If you clicked on this article because you dread going to work on a daily basis, you might want to read a book called “Why Work Sucks and How to Fix It.”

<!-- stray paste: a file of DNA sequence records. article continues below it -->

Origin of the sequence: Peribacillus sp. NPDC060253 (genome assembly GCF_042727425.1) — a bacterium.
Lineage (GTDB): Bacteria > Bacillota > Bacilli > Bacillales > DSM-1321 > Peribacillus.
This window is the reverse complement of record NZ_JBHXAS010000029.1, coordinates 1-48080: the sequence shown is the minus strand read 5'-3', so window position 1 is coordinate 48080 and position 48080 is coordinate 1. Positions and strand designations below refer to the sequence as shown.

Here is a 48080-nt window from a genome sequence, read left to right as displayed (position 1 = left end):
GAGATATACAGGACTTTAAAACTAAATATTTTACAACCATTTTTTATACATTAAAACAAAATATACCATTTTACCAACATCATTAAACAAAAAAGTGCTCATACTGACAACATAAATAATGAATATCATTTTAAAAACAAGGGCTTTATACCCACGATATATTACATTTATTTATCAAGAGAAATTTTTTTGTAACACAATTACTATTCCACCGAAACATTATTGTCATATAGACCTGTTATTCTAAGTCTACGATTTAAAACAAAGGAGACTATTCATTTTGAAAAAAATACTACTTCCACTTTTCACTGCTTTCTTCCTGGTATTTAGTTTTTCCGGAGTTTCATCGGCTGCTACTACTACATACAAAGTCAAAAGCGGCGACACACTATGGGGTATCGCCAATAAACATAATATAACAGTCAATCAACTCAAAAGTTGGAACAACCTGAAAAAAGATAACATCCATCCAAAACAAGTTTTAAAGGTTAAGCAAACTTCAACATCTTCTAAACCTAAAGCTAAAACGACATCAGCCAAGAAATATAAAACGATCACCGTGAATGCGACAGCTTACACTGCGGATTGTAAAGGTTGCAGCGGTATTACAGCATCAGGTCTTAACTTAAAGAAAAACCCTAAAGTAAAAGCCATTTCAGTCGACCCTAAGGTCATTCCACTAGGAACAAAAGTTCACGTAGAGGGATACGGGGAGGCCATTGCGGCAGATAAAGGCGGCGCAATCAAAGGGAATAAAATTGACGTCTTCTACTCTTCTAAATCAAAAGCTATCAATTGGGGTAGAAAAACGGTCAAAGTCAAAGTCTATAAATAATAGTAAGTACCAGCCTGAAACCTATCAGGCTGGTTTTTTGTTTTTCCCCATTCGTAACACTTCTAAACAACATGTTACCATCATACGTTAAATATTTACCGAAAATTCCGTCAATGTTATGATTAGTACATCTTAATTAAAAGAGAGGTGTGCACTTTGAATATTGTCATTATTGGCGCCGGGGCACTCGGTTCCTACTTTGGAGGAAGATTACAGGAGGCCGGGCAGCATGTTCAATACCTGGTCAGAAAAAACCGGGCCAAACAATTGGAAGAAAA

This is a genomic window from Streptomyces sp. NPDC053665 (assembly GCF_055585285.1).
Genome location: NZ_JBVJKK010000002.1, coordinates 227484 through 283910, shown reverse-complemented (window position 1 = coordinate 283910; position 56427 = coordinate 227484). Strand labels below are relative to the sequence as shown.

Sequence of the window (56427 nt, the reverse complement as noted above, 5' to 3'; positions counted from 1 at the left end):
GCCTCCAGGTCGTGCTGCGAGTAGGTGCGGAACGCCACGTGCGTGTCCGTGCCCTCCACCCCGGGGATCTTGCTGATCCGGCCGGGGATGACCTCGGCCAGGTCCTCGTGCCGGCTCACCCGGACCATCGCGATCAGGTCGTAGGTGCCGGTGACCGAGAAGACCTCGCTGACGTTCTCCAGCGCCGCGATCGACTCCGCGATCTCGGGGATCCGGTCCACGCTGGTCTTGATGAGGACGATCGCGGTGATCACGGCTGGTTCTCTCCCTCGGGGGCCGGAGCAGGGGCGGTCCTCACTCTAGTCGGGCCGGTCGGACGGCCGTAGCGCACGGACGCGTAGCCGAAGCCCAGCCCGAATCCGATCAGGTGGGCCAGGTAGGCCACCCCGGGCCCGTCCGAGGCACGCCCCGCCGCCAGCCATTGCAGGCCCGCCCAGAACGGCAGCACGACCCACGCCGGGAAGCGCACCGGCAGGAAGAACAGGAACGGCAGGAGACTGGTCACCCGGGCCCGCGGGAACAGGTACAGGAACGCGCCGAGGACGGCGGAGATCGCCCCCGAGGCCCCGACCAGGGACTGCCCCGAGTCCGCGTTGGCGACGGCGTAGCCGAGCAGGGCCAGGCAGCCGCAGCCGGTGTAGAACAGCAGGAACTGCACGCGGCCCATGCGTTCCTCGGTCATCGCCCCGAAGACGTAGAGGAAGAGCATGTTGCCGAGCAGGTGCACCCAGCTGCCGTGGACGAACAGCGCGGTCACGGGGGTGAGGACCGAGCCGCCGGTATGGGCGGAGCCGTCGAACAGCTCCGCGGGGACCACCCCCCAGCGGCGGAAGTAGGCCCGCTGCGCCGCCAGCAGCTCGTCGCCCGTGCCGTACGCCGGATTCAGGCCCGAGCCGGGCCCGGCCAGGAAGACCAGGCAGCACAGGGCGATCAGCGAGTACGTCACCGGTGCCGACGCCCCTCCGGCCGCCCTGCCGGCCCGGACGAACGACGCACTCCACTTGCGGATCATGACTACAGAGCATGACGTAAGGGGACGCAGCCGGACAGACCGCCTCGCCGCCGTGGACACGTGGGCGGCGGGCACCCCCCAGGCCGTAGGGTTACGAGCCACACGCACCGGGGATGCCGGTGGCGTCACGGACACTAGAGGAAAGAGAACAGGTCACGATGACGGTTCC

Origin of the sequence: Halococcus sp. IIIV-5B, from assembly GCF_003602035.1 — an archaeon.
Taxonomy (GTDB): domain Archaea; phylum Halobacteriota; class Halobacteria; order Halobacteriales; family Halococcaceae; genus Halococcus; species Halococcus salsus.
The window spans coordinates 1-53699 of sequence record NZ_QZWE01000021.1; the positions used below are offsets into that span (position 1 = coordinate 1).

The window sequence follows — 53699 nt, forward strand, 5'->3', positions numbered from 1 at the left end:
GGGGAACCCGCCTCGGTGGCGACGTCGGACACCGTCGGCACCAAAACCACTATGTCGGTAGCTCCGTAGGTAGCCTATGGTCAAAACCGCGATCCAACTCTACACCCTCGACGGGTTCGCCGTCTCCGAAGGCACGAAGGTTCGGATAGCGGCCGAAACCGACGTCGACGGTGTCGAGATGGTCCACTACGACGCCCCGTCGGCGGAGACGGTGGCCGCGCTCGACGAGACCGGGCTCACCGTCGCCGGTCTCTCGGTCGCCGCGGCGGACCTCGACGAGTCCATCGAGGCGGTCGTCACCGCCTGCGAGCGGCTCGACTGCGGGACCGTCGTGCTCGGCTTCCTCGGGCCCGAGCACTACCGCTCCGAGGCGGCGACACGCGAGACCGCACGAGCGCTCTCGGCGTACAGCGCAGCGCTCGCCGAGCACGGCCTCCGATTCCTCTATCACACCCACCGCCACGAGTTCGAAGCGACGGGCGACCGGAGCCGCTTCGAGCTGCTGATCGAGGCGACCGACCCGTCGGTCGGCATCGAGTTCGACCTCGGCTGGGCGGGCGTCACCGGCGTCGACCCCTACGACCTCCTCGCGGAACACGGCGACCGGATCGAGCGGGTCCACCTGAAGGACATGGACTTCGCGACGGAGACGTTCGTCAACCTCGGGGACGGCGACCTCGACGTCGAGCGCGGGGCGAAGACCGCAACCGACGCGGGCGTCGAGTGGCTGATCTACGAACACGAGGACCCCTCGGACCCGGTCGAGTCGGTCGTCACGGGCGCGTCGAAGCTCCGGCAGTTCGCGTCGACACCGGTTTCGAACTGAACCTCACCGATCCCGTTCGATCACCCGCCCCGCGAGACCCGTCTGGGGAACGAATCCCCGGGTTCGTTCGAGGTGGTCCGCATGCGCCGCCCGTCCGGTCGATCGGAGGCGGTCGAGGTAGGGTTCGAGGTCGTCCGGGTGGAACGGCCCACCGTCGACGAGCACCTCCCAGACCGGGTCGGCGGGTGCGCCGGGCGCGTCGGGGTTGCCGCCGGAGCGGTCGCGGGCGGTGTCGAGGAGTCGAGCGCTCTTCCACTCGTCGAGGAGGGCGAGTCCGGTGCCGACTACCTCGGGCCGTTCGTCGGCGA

If you clicked on it because you actually like work, the ideas in this book may make you like work even more. It introduces a concept called ROWE (Results-Only Work Environment) in which employees are allowed to work whenever and wherever they want as long as their work gets done. It’s not a flexible schedule, but rather an absence of a schedule altogether. And all meetings are optional. Don’t think it’s possible? The authors implemented it at Best Buy and saw measurable increases in productivity, and I interviewed a technology consultant who changed the way his company does business because he started a ROWE. I feel lucky that I have the flexibility to work from home whenever I need to. But every time someone seems jealous that I get to do that, I explain that I’ve earned the privilege because my boss and several of my West Coast associates know that if they email me at 10 p.m. on a random Wednesday night, I’m likely to respond. This book challenges the idea that you have to earn the right to control the clock. And it gives a name to that ugly thing people do when they look at their watches when you walk in the door at 9:20 a.m. (even if all they’ve done for the past 20 minutes was drink coffee)—Sludge. Calling it Sludge is what made ROWE work for the technology consultant. It serves as a way to eliminate the guilt for people who are not physically present in the office because they have something else to do between the hours of 9 and 5. And it makes managers judge people for their results (aka performance) instead of their physical presence in the office (what the authors call Presenteeism). The consultant told me that when one of his colleagues was leaving the office at 4 p.m. one day to attend his son’s baseball game, the consultant instinctively looked at his watch. “You Sludged me,” the colleague replied. And the consultant actually felt guilty for doing it. On the other hand, it eliminates the hero status for those employees who are always bragging about how many hours they put into the job. You know the kind. They never take their entire vacation, eat at their desks or don’t eat at all (because they “don’t have the time”). In a ROWE, if an employee says he’s worked 60 hours, the manager’s answer is “So what?” or “Well, what did you do during those 60 hours? What’s the result?” Since I started reading “Why Work Sucks,” I’ve caught myself shunning people for never answering their emails after 5 p.m. or god-forbid taking the vacation they actually accrued. But I’ve also caught myself preparing to tell my colleagues about the subway woes I experienced once again that caused me to be 20 minutes later than them—Sludge Justification. And I actually like my job. What’s great about this book is that unlike How-To guides that provide 10 steps to make your company a better place to work, it just tells you how things could be if the employees buy in to the idea of a ROWE. And it makes you think. For example: All meetings are optional? That’s not possible. Some meetings must be mandatory or havoc would break loose. Really? Have you ever been to a meeting where at least one person was missing because of a vacation, illness or (gasp) another meeting? Yet somehow everyone got up to speed. As I was writing this column, which I had to crank out because my boss is in another country, someone questioned my lack of attendance at a Web meeting that was about to start. “I wasn’t even supposed to be here today,” I said, explaining I had been let go early from jury duty and instead of going home like everyone else I actually returned to the office (Sludge Justification at its worst). When others said they were going, I pointed at my column, and read the line, “All meetings are optional.” I’m willing to bet I’ll get the information, anyway. And if I get in trouble because I didn’t attend, I’ll give those authors a piece of my mind—and give my boss a copy of the book. Oh wait, he missed the meeting, too.  

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